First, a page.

Big Drive for Autism Friendly Libraries

Sunday, 12 Jun 2016

No Text Today marks the launch of an Autism Friendly Libraries film and support materials for library staff across England.

Following research showing that more than 9 in 10 people with autism would use their library more if some autism friendly adjustments were made, the Association of Senior Children’s and Education Librarians (ASCEL) is to offer training and support to all 3000 of the nation’s public libraries.

The research, conducted by social care organisation Dimensions, showed that whilst people with autism are already more likely than other people to use a library, a few changes could lead to 92% increasing their use of their local library.

The film, developed by Dimensions and accompanied by fact sheets, signage and social stories, has been made possible thanks to public funding by Arts Council England. It will receive its first screening today at the Society of Chief Librarians annual seminar in Warwickshire.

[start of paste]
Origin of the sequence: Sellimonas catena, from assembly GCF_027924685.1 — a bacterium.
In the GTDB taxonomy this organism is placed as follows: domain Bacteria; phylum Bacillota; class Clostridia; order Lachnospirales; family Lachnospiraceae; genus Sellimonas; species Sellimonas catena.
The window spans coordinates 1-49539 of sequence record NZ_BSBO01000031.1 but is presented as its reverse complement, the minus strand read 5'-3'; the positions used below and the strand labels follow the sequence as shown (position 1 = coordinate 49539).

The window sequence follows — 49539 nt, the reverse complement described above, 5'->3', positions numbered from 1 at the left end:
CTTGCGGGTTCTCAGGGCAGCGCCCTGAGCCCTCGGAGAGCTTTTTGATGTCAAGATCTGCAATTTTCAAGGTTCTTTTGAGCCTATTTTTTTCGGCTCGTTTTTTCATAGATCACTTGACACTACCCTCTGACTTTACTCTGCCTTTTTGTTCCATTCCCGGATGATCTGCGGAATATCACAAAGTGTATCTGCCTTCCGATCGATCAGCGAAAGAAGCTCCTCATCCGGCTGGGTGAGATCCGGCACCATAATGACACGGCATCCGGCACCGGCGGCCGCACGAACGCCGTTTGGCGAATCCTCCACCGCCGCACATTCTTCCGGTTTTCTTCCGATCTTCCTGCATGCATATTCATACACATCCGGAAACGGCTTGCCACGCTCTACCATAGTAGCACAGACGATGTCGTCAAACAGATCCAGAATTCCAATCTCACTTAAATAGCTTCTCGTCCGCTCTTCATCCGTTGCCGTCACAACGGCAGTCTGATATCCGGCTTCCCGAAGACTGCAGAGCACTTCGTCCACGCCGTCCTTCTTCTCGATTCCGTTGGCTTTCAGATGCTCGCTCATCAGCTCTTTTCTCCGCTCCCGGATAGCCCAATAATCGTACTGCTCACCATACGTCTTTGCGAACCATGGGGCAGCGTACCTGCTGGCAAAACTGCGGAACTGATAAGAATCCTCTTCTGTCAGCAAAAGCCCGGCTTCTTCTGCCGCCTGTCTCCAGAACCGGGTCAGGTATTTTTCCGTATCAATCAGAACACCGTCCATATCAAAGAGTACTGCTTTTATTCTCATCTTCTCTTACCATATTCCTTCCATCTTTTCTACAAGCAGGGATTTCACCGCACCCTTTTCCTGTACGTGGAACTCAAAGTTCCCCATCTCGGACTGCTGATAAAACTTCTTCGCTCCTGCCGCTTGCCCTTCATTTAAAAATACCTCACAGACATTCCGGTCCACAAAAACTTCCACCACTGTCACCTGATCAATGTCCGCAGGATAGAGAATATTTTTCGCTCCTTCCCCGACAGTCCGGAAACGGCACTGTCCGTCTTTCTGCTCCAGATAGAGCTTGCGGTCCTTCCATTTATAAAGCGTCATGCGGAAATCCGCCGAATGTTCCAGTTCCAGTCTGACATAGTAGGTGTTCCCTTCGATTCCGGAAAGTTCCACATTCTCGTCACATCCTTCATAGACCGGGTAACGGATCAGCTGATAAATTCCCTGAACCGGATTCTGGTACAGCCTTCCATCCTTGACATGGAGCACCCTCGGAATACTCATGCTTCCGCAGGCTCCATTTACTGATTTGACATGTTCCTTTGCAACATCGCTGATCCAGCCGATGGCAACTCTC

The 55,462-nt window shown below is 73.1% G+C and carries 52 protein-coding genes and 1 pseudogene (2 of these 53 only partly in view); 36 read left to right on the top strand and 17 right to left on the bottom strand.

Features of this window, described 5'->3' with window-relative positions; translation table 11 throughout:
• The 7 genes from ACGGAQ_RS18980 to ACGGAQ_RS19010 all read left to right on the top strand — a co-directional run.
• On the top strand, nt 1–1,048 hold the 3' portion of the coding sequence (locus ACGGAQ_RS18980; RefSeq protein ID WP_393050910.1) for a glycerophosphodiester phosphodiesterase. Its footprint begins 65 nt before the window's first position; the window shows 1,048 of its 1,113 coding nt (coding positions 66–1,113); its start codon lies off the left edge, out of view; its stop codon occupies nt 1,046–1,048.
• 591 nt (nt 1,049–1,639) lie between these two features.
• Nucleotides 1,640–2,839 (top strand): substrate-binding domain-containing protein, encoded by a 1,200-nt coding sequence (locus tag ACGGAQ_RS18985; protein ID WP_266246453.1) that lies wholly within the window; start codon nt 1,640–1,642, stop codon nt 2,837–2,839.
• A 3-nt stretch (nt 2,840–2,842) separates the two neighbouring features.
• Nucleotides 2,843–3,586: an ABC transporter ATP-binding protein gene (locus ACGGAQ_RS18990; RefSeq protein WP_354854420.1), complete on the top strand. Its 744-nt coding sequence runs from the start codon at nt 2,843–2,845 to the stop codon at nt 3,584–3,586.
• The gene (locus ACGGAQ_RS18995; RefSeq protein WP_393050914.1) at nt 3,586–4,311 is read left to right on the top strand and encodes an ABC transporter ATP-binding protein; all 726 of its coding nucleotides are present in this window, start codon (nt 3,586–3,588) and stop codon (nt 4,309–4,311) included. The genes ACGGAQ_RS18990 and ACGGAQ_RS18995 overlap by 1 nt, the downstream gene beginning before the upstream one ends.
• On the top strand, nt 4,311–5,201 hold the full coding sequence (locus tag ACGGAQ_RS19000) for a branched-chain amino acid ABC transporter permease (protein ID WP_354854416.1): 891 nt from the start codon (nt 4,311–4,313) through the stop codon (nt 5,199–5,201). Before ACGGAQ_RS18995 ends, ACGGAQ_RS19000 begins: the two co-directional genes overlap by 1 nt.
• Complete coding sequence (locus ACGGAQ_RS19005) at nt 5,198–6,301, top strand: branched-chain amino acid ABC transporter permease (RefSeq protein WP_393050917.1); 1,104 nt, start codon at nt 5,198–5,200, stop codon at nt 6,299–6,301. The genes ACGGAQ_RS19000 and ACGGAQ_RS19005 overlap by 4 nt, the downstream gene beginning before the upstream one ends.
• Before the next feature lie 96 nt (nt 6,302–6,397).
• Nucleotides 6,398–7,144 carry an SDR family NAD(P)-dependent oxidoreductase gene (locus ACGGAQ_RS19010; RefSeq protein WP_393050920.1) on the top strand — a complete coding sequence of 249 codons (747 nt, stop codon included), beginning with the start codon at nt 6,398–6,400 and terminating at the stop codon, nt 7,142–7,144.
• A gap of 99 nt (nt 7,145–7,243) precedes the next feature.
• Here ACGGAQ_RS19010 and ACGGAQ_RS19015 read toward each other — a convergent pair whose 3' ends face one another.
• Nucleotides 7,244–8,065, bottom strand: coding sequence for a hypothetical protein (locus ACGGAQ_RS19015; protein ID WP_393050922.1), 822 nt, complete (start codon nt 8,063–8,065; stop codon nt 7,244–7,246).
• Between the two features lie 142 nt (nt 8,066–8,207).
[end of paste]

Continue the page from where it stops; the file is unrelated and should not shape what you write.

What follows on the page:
The film features young people and their parents and families talking about the impact public libraries have on their lives and the adjustments and the understanding they need from staff to make the  library experience a great one

Lisa Hopkins, Managing Director of Dimensions, said, “Dimensions already works in partnership with the UK’s 4 major cinema chains to offer autism friendly cinema screenings every month and we are delighted to be able to extend our expertise to the libraries network through the partnership which has allowed us to create this film.”

Sarah Mears, Chair of ASCEL, said, “Libraries are at the heart of our communities and staff always want to give children and their families the best experience possible. I am excited about this initiative that will help to raise staff awareness of Autism-friendly approaches and give them support to make a few simple adjustments which will make a huge difference to children, young people and their families.”

Hopkins added, “The research told us clearly that a major barrier is awareness of autism, amongst library staff and library users alike. Respondents didn’t want much: a little kindness, to be not judged, and for a few simple adaptations to allow for sensory sensitivities. All parts of the community could learn something from that.”

The training materials are available to anyone. Simply visit  and follow the links.

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